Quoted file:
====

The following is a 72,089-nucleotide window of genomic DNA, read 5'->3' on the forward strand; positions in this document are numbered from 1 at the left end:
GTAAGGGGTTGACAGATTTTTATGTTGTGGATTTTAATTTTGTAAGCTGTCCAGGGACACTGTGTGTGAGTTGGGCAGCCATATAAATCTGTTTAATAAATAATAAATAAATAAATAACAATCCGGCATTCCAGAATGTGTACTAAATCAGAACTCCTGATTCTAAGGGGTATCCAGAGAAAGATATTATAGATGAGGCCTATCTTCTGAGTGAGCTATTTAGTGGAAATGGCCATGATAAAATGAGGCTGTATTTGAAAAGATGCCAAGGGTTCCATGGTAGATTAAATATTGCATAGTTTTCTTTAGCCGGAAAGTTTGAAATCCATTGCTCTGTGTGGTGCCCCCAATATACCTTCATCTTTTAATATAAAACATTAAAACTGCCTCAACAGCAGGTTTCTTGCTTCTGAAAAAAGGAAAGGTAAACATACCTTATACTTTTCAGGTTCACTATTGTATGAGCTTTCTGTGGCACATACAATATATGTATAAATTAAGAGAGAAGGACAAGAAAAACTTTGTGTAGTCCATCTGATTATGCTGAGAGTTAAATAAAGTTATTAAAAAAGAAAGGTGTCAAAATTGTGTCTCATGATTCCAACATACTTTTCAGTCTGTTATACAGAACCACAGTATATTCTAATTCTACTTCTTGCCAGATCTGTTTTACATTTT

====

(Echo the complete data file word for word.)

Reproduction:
The following is a 72,089-nucleotide window of genomic DNA, read 5'->3' on the forward strand; positions in this document are numbered from 1 at the left end:
GTAAGGGGTTGACAGATTTTTATGTTGTGGATTTTAATTTTGTAAGCTGTCCAGGGACACTGTGTGTGAGTTGGGCAGCCATATAAATCTGTTTAATAAATAATAAATAAATAAATAACAATCCGGCATTCCAGAATGTGTACTAAATCAGAACTCCTGATTCTAAGGGGTATCCAGAGAAAGATATTATAGATGAGGCCTATCTTCTGAGTGAGCTATTTAGTGGAAATGGCCATGATAAAATGAGGCTGTATTTGAAAAGATGCCAAGGGTTCCATGGTAGATTAAATATTGCATAGTTTTCTTTAGCCGGAAAGTTTGAAATCCATTGCTCTGTGTGGTGCCCCCAATATACCTTCATCTTTTAATATAAAACATTAAAACTGCCTCAACAGCAGGTTTCTTGCTTCTGAAAAAAGGAAAGGTAAACATACCTTATACTTTTCAGGTTCACTATTGTATGAGCTTTCTGTGGCACATACAATATATGTATAAATTAAGAGAGAAGGACAAGAAAAACTTTGTGTAGTCCATCTGATTATGCTGAGAGTTAAATAAAGTTATTAAAAAAGAAAGGTGTCAAAATTGTGTCTCATGATTCCAACATACTTTTCAGTCTGTTATACAGAACCACAGTATATTCTAATTCTACTTCTTGCCAGATCTGTTTTACATTTT